NOTES ON MR. E. F. HEATH'S COLLECTION OF BUTTERFLIES
In August last, when visiting Mr. E. Firmstone Heath, of The Hermitage, near Cartwright, Man., I had an opportunity of examining his fine local collection of Lepidoptera, which consists of twelve cases of well-set and preserved butterflies and moths. Among the butterflies were some species, the occurrence of which in Southern Manitoba surprised me very much.Mr. Heath's residence is situated in a beautiful wooded valley, and on the bank of a small winding river, the Indian name of which means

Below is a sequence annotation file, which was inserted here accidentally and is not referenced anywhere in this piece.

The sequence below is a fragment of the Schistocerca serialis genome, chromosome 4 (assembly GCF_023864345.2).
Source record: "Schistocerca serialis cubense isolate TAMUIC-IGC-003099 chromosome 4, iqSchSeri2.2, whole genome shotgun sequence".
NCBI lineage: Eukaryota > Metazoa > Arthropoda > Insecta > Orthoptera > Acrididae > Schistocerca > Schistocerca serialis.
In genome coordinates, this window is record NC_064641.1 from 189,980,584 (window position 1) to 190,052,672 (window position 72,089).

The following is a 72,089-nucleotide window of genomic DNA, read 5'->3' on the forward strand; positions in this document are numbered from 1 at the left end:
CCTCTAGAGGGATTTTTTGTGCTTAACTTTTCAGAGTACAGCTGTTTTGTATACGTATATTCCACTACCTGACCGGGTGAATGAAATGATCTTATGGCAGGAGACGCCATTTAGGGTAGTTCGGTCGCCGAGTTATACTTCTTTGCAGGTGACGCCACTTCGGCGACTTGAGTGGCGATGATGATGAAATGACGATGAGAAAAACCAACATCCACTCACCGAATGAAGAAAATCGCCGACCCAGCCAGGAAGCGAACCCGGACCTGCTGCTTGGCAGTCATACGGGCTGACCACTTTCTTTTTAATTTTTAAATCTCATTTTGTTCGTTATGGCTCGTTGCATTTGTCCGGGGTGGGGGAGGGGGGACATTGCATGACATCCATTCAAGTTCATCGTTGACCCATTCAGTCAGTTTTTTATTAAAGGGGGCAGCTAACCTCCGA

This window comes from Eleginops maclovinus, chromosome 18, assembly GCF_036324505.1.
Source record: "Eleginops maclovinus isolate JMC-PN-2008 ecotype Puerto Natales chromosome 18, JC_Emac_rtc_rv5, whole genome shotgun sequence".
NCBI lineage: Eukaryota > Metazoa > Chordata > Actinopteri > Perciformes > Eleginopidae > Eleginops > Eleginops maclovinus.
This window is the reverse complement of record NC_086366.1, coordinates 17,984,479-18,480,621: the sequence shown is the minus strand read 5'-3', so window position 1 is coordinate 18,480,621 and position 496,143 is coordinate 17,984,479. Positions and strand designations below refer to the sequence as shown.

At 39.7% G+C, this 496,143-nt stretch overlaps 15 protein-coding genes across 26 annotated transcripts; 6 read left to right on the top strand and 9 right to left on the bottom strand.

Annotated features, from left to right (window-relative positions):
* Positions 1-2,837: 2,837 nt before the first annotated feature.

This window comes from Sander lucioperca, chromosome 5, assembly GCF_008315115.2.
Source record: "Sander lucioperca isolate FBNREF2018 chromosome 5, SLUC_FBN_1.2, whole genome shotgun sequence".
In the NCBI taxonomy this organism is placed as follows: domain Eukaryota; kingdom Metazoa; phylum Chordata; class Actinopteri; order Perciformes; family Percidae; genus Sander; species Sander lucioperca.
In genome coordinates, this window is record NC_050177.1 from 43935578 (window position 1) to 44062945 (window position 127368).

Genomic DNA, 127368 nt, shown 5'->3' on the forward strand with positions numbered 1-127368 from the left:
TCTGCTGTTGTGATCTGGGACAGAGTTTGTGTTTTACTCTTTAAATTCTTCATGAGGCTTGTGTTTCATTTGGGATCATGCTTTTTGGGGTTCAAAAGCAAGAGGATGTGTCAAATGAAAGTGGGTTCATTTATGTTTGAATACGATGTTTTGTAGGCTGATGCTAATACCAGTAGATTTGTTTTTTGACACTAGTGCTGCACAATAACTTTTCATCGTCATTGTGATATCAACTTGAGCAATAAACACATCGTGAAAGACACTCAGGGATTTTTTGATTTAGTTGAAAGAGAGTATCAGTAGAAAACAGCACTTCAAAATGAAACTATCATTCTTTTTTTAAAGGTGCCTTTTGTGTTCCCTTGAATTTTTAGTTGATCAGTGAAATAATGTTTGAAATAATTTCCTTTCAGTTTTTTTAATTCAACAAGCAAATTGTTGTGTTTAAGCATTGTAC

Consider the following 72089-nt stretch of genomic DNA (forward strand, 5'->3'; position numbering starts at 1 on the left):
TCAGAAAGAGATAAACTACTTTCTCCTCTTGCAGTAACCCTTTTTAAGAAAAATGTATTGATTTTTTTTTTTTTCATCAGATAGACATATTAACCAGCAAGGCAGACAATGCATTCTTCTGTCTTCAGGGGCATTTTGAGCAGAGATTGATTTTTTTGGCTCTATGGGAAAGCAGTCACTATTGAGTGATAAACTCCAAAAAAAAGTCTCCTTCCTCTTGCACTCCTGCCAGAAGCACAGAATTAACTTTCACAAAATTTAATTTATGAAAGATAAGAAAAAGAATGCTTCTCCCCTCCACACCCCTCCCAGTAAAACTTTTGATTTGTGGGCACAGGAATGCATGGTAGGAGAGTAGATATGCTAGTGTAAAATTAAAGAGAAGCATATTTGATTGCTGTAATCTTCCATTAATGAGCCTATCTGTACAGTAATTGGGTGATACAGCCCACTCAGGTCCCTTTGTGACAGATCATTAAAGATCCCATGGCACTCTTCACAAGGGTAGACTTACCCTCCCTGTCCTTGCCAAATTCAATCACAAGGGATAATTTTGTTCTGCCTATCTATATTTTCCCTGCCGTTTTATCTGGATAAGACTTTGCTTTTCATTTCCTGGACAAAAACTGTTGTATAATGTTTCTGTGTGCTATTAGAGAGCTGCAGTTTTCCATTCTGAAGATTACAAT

... e of which means the "Long River which runs crookedly." The trees on the banks of the valley, which is about a mile wide at The Hermitage, are chiefly scrub oaks (Quercus macrocarpa), ash-leaved maples, aspen and balsam poplar (white and black poplar of the settlers), Saskatoon (Amelanchier alnifolia), white thorn (Cratœgus coccinea), wild plum, a few American elms, choke-cherry, and various willows. The locality is undoubtedly a rich one, presenting a great variety of natural habitat for insects. The general character of the country surrounding the valley is a rolling grassy prairie, here and there broken by farms, and bluffs of white poplar.